However, it isn't hard to see why there's so much leeway involved in the pricing/discount structure. One thing I was told to check on before signing with a publisher was their distributor, and the distributor for SC was (by all accounts) perfect. However, the fine print wasn't (and you should bear in mind that few authors ever see this agreement, or even find out about this, which is why it never gets talked about). What I learned is that with some publishers the distributors maintain the right to change the set retailer discount, and they pocket the difference. It's easy to understand why this happens. They do it to offer a cost advantage to their biggest clients, on both sides. The bigger publishers get the attractive price advantage, and the bigger retailers get the better discounts. The only reason I found out was because it was written in my contract that I took a substantial reduction in royalties if the publisher offered the book at industry standard retailer discount. When I found out the retailers weren't being offered that discount the publisher of SC had to pay me more money.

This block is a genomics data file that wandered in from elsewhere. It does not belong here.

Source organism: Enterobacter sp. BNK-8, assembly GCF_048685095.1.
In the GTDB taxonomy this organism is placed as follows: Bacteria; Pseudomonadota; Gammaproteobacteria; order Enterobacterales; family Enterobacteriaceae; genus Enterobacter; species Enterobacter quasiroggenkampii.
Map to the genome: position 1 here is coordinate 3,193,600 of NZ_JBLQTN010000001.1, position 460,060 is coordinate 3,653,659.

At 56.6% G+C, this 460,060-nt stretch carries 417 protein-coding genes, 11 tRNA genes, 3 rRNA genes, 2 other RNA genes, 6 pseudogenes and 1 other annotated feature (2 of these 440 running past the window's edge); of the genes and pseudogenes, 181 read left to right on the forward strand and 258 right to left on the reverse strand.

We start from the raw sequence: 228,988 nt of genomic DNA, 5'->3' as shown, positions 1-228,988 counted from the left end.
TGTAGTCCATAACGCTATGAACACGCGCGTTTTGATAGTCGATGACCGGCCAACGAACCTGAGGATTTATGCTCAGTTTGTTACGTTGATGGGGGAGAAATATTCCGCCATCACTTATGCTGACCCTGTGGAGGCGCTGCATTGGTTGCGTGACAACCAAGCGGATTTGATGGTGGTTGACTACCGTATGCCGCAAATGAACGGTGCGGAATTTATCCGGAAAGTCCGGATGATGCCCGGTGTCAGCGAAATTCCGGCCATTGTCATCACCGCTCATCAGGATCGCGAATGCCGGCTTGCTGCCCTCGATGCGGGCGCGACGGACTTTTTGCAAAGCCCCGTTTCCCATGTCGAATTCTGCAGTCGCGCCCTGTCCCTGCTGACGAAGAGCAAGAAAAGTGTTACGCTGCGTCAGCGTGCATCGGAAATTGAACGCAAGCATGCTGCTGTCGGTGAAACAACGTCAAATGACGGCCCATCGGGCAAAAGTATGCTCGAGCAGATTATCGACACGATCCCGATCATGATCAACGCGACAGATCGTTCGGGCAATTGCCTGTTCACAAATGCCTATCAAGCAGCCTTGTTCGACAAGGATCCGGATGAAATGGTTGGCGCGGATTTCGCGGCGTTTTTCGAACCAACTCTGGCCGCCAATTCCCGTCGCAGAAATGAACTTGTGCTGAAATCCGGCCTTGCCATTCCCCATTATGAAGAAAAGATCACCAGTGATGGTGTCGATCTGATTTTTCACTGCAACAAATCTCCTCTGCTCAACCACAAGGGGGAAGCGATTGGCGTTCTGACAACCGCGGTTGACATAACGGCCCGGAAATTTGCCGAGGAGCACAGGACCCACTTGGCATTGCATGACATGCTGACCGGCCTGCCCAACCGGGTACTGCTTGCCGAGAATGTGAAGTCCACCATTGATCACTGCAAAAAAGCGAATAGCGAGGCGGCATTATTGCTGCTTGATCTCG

The plus from that was I learned a lot about the pricing and discount structure and how it worked. Doesn't change anything, though.
"my frustration goes more to people who have the money (and squander it on other things routinely without batting an eye) who complain about the cost."

I guess it all comes down to the individual's definition of "squandering." As writers, we must never presume the purchase of books to be a reader's primary use of discretionary income.
As writers, we must never presume the purchase of books to be a reader's primary use of discretionary income.